I attended VMware PEX a couple of weeks back and during some of the sessions and discussions I had after the sessions I realized that many customers out there still design using legacy concepts. Funny thing is that this mainly applies to server virtualization projects and to a certain extend to cloud environments.It appears that designing in building blocks is something that EUC side of this world has embraced a long time ago.
I want to use this post to get feedback about your environments. How you scale up / scale out. I discussed a concept with one of the PEX attendees which I want to share. (This is no rocket science or something revolutionary, let that be clear.) This attendee worked for one of our partners, a service provider in the US, and was responsible for creating a scalable architecture for an Infrastructure as a Service (IaaS) offering.
The original plan they had was to build an environment that would allow for 10.000 virtual machines. Storage, networking and compute sizing and scaling was all done with these 10k VMs in mind. However it was expected that in the first 12 months only 1000 virtual machines would be deployed. You can imagine that internally there was a lot of debate around the upfront investment. Especially the storage and compute platform was a huge discussion. What if the projections where incorrect, what if 10k virtual machines was not realistic in three years. What if the estimated compute and IOps requirements where incorrect? This could lead to substantial underutilization of the environment, especially in IaaS where it is difficult to predict how the workload will behave this could lead to a significant loss. On top of that, they were already floor space constraint… which made it impossible to scale / size for 10k virtual machines straight from the start,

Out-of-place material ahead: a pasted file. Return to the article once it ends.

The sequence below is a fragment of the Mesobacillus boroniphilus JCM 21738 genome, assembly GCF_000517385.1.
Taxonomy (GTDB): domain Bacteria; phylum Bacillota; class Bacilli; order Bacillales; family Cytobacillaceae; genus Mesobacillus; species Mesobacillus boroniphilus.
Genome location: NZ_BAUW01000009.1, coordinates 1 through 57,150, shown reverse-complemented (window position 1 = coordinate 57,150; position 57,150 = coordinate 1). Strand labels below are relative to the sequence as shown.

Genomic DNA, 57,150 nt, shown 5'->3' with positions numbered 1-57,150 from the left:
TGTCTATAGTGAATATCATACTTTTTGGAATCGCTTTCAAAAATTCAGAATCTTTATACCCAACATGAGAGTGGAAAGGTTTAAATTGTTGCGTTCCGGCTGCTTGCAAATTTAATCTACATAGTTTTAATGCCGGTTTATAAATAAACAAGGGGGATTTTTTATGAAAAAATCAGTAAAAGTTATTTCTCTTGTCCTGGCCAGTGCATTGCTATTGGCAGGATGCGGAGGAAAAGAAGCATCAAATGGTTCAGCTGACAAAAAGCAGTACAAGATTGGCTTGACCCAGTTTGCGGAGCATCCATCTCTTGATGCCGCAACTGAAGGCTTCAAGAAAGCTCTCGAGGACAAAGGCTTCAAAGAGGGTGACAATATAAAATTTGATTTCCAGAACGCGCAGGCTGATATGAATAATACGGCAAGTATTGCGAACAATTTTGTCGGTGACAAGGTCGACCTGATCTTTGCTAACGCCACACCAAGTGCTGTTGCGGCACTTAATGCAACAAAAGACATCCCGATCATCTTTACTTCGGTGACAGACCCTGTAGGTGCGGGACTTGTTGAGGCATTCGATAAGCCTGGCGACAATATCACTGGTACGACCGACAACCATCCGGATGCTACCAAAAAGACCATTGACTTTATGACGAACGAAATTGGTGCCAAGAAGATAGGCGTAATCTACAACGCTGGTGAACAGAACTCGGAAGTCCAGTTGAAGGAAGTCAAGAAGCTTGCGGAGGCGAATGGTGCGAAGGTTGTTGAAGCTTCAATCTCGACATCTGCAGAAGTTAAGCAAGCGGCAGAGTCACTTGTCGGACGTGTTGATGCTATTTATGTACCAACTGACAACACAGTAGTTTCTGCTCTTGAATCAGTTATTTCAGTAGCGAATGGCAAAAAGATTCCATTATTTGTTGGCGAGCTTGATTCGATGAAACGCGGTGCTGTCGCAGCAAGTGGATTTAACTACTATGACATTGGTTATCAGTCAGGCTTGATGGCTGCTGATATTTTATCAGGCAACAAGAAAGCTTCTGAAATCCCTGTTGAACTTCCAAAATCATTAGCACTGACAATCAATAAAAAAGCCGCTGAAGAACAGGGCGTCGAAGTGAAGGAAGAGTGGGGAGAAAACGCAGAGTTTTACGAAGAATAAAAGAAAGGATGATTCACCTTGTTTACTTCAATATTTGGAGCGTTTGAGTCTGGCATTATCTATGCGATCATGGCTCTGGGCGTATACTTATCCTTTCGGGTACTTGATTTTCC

During the discussion I threw the building block (pod, stack, block… all the same) method on the table, as mentioned not unlike what the VDI/EUC folks have been doing for years and not unlike some of you have been preaching. Kris Boyd mentioned this in his session at Partner Exchange and let me quote him on this as I fully agree with his statemenet “If you know what works well on a certain scale, why not just repeat that?!” The advantage to that would be that the costs are predictive, but even more important for the customers and ops team the result of the implementation would be predictive. So what was discussed and what will be the approach for this particular environment, or at least will be the proposed as a possible architecture?